×

Red Hat OpenShift Container Platform provides developers and IT organizations with a hybrid cloud application platform for deploying both new and existing applications on secure, scalable resources with minimal configuration and management overhead. OpenShift Container Platform supports a wide selection of programming languages and frameworks, such as Java, JavaScript, Python, Ruby, and PHP.

Built on Red Hat Enterprise Linux (RHEL) and Kubernetes, OpenShift Container Platform provides a more secure and scalable multi-tenant operating system for today’s enterprise-class applications, while delivering integrated application runtimes and libraries. OpenShift Container Platform enables organizations to meet security, privacy, compliance, and governance requirements.

About this release

OpenShift Container Platform (RHSA-2021:3759) is now available. This release uses Kubernetes 1.22 with CRI-O runtime. New features, changes, and known issues that pertain to OpenShift Container Platform 4.9 are included in this topic.

OpenShift Container Platform 4.9 clusters are available at https://cloud.redhat.com/openshift. The {cloud-redhat-com} application for OpenShift Container Platform allows you to deploy OpenShift clusters to either on-premise or cloud environments.

OpenShift Container Platform 4.9 is supported on Red Hat Enterprise Linux (RHEL) 7.9 and 8.4, as well as on Red Hat Enterprise Linux CoreOS (RHCOS) 4.9.

You must use RHCOS machines for the control plane, and you can use either RHCOS or Red Hat Enterprise Linux (RHEL) 7.9 or 8.4 for compute machines.

OpenShift Container Platform layered and dependent component support and compatibility

The scope of support for layered and dependent components of OpenShift Container Platform changes independently of the OpenShift Container Platform version. To determine the current support status and compatibility for an add-on, refer to its release notes. For more information, see the Red Hat OpenShift Container Platform Life Cycle Policy.

New features and enhancements

This release adds improvements related to the following components and concepts.

Red Hat Enterprise Linux CoreOS (RHCOS)

Installation Ignition config is removed upon boot

Nodes installed with the coreos-installer program previously retained the installation Ignition config in the /boot/ignition/config.ign file. Starting with the OpenShift Container Platform 4.9 installation image, that file is removed when the node is provisioned. This change does not affect clusters that were installed on previous OpenShift Container Platform versions because they still use an older bootimage.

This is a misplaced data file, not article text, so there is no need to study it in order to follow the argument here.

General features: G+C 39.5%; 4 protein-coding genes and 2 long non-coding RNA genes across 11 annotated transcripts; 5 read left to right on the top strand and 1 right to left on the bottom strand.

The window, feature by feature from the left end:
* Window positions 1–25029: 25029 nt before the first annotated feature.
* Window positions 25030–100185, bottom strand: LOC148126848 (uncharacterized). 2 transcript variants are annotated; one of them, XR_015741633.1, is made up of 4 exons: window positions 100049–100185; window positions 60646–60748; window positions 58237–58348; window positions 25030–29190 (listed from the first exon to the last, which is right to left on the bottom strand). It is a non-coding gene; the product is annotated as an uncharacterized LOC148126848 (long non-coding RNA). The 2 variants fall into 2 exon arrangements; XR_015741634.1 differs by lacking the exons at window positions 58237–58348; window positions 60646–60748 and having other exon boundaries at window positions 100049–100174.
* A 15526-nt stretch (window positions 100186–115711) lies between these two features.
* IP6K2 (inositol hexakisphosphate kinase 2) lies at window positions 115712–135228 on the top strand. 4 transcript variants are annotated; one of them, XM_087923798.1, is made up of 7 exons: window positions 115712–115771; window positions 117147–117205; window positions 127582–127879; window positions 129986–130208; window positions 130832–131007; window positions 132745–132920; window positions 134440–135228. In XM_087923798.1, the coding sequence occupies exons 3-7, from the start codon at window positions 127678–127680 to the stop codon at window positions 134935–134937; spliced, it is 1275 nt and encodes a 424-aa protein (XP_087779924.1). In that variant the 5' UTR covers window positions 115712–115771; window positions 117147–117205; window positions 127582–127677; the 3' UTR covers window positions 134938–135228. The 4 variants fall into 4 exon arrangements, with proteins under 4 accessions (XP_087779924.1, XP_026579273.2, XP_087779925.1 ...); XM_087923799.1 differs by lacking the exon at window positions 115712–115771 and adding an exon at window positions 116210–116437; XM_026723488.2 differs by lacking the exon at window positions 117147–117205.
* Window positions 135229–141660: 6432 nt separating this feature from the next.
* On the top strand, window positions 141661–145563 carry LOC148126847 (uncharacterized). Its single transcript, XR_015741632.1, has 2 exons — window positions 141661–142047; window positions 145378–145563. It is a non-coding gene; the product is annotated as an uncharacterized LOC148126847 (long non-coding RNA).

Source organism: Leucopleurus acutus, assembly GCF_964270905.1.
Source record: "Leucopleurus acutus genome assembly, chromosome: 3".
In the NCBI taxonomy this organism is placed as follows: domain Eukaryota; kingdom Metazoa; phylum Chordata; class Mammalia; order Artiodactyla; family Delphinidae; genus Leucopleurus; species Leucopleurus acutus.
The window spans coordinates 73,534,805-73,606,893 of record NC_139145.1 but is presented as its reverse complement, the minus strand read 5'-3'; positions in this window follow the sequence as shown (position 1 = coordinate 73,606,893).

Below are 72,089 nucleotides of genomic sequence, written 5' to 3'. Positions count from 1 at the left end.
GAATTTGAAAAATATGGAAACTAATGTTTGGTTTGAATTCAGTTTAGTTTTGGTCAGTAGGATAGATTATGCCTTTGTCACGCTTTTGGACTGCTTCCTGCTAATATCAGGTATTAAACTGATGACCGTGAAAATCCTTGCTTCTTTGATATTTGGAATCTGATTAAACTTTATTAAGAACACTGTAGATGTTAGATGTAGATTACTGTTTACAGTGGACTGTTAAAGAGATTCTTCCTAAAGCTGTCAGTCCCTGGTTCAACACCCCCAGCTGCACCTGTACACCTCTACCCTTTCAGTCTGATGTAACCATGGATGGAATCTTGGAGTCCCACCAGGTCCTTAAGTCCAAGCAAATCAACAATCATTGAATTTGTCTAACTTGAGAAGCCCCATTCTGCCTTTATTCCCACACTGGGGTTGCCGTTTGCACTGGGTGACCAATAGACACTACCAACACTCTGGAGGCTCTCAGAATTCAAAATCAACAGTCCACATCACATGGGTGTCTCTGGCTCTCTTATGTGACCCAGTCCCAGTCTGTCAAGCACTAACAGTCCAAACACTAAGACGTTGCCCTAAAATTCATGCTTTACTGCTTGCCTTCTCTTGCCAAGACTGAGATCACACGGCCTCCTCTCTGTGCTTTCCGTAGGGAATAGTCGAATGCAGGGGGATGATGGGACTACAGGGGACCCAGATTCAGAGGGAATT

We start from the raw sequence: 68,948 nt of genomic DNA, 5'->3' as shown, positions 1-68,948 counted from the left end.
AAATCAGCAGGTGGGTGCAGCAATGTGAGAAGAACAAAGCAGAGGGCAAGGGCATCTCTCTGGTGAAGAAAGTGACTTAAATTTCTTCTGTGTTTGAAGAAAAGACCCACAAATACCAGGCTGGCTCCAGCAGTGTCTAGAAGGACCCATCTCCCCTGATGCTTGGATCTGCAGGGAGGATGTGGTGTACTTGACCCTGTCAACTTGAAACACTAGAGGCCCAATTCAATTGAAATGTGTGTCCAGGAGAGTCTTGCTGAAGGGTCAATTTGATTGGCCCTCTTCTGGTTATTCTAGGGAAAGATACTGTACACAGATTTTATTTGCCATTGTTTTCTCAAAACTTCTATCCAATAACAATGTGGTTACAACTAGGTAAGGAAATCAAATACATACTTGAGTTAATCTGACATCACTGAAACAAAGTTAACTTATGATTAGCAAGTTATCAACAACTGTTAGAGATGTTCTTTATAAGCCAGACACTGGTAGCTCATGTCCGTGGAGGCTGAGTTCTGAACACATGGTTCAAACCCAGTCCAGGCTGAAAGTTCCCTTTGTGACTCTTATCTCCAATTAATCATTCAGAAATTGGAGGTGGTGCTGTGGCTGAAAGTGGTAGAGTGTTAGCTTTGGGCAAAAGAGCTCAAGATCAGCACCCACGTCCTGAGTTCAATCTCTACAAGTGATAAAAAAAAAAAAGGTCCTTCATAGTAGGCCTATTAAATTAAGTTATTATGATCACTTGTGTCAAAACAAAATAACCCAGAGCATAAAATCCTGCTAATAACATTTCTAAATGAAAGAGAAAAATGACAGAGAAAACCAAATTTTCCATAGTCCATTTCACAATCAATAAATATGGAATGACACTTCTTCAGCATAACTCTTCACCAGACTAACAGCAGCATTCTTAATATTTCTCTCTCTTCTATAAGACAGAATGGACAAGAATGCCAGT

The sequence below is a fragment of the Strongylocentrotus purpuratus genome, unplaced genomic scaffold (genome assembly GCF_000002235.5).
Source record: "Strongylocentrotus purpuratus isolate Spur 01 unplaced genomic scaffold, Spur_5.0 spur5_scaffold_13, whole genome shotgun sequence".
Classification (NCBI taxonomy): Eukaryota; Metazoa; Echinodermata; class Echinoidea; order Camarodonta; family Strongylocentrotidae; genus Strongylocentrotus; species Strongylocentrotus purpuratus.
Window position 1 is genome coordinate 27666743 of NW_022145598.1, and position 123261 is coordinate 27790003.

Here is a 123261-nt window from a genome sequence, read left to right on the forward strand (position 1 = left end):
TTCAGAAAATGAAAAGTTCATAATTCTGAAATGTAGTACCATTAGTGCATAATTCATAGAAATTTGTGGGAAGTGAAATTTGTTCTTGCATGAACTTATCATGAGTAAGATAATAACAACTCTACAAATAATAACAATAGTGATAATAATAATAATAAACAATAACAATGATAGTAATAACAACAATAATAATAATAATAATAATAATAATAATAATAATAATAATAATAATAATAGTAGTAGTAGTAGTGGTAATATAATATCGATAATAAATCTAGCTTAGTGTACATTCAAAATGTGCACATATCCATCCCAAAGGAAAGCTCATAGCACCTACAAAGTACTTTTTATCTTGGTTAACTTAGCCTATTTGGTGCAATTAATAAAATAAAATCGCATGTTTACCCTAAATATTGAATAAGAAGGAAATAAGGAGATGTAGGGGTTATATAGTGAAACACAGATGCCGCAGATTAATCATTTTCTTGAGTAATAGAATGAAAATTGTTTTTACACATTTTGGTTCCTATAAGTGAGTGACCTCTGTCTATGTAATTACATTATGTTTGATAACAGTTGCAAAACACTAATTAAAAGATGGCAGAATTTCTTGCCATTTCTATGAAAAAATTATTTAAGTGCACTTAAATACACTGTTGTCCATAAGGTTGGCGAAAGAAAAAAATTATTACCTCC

Installation and upgrade

Installing a cluster on Microsoft Azure Stack Hub using user-provisioned infrastructure

OpenShift Container Platform 4.9 introduces support for installing a cluster on Azure Stack Hub using user-provisioned infrastructure.

You can incorporate example Azure Resource Manager (ARM) templates provided by Red Hat to assist in the deployment process, or create your own. You are also free to create the required resources through other methods; the ARM templates are just an example.

Pausing machine health checks before updating the cluster

During the upgrade process, nodes in the cluster might become temporarily unavailable. In the case of worker nodes, the machine health check might identify such nodes as unhealthy and reboot them. To avoid rebooting such nodes, OpenShift Container Platform 4.9 introduces the cluster.x-k8s.io/paused="" annotation to let you pause the MachineHealthCheck resources before updating the cluster.

For more information, see Pausing a MachineHealthCheck resource.

Increased size of Azure subnets within the machine CIDR

The OpenShift Container Platform installation program for Microsoft Azure now creates subnets as large as possible within the machine CIDR. This lets the cluster use a machine CIDR that is appropriately sized to accommodate the number of nodes in the cluster.

Support for AWS regions in China

OpenShift Container Platform 4.9 introduces support for AWS regions in China. You can now install and update OpenShift Container Platform clusters in the cn-north-1 (Beijing) and cn-northwest-1(Ningxia) regions.

For more information, see Installing a cluster on AWS China.

Expanding the cluster with Virtual Media on the baremetal network

In OpenShift Container Platform 4.9, you can expand an installer provisioned cluster deployed using the provisioning network by using Virtual Media on the baremetal network. You can use this feature when the ProvisioningNetwork configuration setting is set to Managed. To use this feature, you must set the virtualMediaViaExternalNetwork configuration setting to true in the provisioning custom resource (CR). You must also edit the machine set to use the API VIP address. See Preparing to deploy with Virtual Media on the baremetal network for details.

Required administrator acknowledgment when upgrading from OpenShift Container Platform 4.8 to 4.9

OpenShift Container Platform 4.9 uses Kubernetes 1.22, which removed a significant number of deprecated v1beta1 APIs.